Missing schoolgirls ‘in Al-Raqqa’
Prime Minister vows to introduce new laws to disrupt Brits flying to join extremists
The search for three British teenagers, who left their London homes last month to join up with the Islamic State in Syria, have crossed the border to the war-torn nation, Sky Sources report.
Shamima Begum, 15, Kadiza Sultana, 16, and Amira Abase, 15, are believed to be staying in the town of Al-Raqqa, with a British host who the group had contacted before their departure.
Last week the girls were seen in CCTV footage boarding a coach in Turkey and it is from there that they are believed to have crossed over into Syria.
All three girls, students at Bethnal Green Academy, London, had not told their parents where they were travelling having said they were just meeting friends on the day.
In response to the latest update, Britain looked set to introduce new laws on Tuesday which would attempt to stop airlines carrying passengers who they believe to be at risk of joining IS militants in Iraq and Syria.
Security services estimate that around 600 Britons have travelled to the two nations to join militant groups, with no legislation currently in place to stop the passengers.
Under the proposed new laws, Home Secretary Theresa May would be able to prevent airlines from carrying passengers, including children, believed to be travelling to take part in ‘terrorism-related activity’ on known routes, such as those into Syria, according to a Home Office statement.
“This important legislation will disrupt the ability of people to travel abroad to fight and then return,” James Brokenshire, a junior minister for security in May's department, said in the statement.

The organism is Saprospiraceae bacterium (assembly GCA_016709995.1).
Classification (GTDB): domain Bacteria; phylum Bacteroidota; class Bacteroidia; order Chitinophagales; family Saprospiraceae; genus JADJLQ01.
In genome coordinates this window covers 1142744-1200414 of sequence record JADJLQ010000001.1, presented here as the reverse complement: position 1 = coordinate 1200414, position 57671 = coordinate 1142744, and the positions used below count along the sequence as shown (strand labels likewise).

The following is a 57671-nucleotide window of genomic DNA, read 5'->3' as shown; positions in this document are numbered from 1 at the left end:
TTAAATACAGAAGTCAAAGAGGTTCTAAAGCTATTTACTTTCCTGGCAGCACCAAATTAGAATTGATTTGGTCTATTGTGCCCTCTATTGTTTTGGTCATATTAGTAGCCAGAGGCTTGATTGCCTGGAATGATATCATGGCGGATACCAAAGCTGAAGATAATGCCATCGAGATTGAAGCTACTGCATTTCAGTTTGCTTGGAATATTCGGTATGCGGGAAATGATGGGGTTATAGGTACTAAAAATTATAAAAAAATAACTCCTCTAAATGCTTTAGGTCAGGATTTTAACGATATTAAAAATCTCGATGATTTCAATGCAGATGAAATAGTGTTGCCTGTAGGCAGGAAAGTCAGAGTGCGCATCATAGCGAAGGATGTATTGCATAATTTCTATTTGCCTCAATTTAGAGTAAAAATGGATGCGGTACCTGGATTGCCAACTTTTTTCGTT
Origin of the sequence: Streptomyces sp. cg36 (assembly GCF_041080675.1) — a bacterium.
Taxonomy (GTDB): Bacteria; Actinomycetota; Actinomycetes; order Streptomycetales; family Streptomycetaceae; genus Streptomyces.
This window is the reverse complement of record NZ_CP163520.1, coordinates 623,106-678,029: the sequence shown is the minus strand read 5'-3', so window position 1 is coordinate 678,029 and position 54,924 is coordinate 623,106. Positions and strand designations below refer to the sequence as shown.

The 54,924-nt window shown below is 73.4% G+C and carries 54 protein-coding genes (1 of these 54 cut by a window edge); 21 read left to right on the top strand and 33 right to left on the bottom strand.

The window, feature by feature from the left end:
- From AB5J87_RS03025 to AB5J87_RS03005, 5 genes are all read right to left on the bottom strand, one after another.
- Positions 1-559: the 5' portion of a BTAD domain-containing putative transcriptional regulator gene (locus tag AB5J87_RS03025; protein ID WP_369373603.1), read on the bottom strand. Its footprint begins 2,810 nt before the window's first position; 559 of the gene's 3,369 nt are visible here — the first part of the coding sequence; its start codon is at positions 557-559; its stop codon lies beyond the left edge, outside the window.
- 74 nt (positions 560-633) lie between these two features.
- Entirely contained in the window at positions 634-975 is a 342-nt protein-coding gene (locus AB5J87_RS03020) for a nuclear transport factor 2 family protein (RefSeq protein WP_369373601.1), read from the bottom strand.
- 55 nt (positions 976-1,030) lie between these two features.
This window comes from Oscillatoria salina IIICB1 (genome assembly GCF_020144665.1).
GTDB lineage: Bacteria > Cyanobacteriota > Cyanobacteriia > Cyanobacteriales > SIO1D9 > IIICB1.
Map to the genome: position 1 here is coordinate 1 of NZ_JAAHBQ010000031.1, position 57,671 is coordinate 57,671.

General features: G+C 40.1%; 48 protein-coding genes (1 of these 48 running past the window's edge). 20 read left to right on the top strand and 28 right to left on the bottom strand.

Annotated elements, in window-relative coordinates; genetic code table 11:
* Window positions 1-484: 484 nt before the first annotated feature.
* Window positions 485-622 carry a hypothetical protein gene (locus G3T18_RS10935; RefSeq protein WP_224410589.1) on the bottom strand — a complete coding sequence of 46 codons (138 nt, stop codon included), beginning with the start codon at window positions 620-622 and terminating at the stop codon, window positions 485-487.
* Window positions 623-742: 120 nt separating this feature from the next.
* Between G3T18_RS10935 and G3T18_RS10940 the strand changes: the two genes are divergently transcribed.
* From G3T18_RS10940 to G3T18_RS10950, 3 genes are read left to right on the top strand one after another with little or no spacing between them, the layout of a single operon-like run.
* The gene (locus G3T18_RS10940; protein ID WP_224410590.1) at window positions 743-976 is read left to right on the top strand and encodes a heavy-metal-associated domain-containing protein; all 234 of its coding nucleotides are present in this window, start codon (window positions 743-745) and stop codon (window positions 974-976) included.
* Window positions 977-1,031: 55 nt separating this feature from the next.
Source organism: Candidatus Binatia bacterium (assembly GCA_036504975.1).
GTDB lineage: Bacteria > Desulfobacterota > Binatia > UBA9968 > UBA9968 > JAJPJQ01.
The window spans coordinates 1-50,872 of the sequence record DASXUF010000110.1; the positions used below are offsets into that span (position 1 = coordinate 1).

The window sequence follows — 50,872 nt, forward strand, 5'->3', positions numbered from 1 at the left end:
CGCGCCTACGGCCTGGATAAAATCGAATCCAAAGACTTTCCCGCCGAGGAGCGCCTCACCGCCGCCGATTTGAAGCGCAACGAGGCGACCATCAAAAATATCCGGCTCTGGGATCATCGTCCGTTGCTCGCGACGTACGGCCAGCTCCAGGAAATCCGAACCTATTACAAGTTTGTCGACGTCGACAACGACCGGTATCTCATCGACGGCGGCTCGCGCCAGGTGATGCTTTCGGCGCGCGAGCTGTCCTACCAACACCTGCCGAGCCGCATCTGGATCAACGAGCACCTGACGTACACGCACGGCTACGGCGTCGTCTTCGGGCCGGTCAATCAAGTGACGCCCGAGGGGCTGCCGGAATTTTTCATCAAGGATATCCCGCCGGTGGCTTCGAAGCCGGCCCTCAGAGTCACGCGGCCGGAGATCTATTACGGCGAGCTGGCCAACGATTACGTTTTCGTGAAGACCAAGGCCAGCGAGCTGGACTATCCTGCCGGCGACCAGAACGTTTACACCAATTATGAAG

“It will also enhance our ability to monitor and control the actions of those who pose a threat,” he added.
The rules would require airlines to seek permission to carry such passengers. An automatic system based on passenger lists provided by airlines would flag high-risk travellers and stop them boarding aircraft.
The new powers are part of Britain's efforts to stop foreign fighters from entering Syria via commercial flights and come weeks after the three London schoolgirls fled Britain to join up with Islamic State through Turkey.
Turkish Airlines (THYAO.IS) has previously said it was helping a government investigation into the case but that it was only responsible for checking visas.
Prime Minister David Cameron has also urged internet firms to do more to tackle online extremism after it was revealed the three girls had used Twitter to contact other women involved with Islamic State.